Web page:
Plant-based meat maker Beyond Meat has surged about 225 percent since going public last week, leading one analyst to call the valuation "absurd."
"The valuation, by any metric, is out of control," said Atlanta-based Harrington Alpha Fund Founder Bruce Cox, according to Bloomberg. "It will definitely roll over … it’s a matter of when."
Last month, it was reported that Beyond Meat was looking to raise up to $183.8 million from the IPO. The company plans to use most of the proceeds for research and development, and to build out manufacturing facilities.
Cox, who was previously senior vice president of investments at Stifel, initiated a short position in the stock on Wednesday (May 8), calling prices in the $40s – where it opened in its first day of trading – as more reasonable. He also believes that sell-side analysts will eventually recommend that clients not buy shares at these high levels.
Beyond Meat shares fell as much as 4.8 percent on Wednesday.
While traders surveyed by Bloomberg News revealed they have been quoted borrow fees of 36 percent to 111 percent, Ihor Dusaniwsky, head of research at financial analytics firm S3 Partners, pointed out that data points are currently incomplete and will be more reliable within a few days. The stock has already received two very different, but bullish, initiations from Freedom Finance and Bernstein, with price targets of $28 and $81, respectively.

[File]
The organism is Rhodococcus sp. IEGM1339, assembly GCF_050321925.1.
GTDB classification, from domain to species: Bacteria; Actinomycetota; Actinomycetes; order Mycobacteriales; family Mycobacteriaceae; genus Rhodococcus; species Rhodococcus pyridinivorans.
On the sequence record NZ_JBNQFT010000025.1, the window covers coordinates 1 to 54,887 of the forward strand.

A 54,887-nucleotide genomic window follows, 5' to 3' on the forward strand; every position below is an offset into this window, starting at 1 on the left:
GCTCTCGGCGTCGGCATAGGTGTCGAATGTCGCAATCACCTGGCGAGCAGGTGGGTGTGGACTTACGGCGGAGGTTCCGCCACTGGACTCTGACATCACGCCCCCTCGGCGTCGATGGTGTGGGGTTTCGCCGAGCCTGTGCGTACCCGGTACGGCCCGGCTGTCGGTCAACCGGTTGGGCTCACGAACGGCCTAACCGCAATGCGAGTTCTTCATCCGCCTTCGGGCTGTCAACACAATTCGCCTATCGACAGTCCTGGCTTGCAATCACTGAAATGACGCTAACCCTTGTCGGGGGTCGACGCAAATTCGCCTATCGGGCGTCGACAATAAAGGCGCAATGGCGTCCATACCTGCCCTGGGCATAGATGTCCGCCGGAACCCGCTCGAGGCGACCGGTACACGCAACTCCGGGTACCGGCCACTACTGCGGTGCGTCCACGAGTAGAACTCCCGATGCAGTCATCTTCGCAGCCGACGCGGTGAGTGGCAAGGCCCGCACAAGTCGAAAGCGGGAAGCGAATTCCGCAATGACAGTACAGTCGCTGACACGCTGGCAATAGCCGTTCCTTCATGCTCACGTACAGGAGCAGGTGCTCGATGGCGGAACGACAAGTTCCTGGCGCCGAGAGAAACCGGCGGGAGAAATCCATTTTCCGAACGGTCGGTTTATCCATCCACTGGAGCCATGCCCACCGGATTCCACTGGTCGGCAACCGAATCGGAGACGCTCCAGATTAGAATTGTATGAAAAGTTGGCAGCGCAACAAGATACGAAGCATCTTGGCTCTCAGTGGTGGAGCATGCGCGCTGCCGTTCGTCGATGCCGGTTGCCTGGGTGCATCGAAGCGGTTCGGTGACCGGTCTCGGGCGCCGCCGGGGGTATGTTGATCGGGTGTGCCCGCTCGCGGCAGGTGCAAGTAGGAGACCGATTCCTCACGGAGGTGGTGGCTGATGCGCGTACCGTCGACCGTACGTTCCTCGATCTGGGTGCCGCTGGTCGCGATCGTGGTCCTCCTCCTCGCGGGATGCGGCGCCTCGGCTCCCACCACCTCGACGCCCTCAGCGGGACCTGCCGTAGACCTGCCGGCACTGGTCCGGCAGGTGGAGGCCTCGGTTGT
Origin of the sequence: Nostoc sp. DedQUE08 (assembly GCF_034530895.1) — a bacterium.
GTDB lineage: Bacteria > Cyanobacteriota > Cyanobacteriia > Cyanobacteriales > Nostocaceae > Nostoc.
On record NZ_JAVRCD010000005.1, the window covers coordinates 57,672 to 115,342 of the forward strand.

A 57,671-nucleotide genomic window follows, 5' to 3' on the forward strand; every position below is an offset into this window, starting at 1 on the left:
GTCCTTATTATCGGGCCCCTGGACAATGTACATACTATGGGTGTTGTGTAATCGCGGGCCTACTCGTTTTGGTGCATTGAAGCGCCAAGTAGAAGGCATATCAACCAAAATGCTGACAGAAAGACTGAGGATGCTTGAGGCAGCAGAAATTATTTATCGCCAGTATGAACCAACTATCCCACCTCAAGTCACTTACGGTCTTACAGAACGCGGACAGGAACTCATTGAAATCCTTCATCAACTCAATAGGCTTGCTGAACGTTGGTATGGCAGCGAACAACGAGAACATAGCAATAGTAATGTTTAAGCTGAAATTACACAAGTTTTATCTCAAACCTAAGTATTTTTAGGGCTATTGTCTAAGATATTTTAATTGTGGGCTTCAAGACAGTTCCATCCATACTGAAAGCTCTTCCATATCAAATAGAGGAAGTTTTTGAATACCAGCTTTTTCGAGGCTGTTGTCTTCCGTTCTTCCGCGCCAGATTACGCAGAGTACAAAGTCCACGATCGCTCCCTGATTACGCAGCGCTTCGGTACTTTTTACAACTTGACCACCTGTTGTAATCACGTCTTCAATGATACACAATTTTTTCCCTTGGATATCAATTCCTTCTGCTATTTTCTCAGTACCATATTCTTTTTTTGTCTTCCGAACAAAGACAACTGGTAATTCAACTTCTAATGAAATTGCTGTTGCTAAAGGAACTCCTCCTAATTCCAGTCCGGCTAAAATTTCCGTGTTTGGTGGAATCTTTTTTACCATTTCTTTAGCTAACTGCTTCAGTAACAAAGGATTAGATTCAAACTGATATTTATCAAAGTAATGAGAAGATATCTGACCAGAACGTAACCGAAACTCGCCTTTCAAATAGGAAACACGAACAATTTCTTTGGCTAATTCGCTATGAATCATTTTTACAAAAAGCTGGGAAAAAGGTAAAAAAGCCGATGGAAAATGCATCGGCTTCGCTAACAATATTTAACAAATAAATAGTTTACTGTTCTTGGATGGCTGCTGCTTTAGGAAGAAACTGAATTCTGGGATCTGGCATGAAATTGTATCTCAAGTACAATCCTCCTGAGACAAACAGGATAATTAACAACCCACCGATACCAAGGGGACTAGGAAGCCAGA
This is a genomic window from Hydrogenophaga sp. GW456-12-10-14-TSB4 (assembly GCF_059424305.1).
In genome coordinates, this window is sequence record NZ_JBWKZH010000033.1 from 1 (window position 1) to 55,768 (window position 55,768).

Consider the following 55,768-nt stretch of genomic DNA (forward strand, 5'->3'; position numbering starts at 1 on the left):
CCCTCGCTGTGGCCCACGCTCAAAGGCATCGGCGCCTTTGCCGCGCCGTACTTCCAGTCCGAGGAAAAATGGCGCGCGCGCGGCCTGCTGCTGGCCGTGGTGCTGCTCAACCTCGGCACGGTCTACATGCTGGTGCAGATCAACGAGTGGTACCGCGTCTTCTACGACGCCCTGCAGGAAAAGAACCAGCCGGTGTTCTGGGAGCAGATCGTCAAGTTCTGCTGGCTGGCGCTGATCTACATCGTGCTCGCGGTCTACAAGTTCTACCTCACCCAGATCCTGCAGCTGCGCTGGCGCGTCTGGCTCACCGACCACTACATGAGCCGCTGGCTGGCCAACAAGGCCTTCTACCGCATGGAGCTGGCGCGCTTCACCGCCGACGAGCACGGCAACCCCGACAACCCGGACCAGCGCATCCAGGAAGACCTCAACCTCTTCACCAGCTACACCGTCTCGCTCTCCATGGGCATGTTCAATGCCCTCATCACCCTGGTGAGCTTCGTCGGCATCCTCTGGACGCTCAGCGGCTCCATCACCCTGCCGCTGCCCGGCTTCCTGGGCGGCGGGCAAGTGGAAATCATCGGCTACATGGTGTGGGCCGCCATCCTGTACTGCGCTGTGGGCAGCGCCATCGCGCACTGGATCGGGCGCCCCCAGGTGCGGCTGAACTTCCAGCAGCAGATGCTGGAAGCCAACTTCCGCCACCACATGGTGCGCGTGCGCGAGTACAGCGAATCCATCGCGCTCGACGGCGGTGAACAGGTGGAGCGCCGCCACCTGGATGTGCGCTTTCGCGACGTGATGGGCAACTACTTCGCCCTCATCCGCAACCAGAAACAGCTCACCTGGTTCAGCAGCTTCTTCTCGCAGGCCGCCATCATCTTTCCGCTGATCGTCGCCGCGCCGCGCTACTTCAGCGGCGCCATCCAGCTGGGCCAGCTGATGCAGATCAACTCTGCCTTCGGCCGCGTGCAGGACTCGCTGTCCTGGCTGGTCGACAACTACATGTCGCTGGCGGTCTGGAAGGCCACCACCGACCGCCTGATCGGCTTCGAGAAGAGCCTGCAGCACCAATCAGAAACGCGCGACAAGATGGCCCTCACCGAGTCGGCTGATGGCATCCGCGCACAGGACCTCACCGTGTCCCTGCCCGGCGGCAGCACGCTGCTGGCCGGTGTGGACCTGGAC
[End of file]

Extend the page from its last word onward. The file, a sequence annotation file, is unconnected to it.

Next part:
And while Beyond Market has competition in its space, notably Tyson Foods, Bernstein Analyst Alexia Howard believes that growing consumer demand means there is plenty of room for multiple players. In fact, she predicted the total market could reach about $40.5 billion in the U.S. over the next decade. That means if Beyond Meat can grow its market share to 5 percent from its current 2 percent, the company would hit $2 billion in sales in 2028. The company posted revenue of $87.9 million last year.